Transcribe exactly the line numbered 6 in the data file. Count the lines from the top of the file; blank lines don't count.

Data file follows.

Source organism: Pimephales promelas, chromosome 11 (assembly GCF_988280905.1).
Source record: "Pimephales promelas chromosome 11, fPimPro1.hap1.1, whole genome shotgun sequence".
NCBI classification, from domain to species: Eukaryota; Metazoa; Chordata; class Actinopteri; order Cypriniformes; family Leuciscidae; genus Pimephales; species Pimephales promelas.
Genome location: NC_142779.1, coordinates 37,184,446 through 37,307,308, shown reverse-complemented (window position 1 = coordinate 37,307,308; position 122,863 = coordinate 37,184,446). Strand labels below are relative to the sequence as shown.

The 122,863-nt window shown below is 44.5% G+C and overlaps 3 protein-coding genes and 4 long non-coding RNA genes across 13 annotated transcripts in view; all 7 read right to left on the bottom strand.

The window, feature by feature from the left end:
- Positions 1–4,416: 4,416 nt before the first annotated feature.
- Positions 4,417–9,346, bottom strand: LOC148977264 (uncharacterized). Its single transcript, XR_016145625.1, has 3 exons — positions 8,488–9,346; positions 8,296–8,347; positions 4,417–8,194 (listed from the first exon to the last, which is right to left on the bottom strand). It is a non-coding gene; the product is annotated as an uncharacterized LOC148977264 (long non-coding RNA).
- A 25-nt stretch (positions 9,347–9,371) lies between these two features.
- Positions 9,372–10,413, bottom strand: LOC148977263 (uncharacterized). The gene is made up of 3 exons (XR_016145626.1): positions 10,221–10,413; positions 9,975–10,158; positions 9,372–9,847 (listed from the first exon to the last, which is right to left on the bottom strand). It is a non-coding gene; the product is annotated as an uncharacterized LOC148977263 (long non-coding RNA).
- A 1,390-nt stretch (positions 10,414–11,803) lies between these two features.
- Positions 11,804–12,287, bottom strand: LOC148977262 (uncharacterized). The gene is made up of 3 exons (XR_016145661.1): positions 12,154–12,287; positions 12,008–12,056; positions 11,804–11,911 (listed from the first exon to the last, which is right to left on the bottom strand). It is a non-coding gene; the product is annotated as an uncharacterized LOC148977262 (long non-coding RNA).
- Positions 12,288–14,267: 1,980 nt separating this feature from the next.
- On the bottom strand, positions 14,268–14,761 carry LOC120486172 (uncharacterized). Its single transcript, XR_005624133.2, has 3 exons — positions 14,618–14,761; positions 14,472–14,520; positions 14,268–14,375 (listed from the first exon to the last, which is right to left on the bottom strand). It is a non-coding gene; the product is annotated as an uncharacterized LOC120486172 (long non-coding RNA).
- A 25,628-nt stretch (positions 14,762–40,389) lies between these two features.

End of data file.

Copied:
The window, feature by feature from the left end: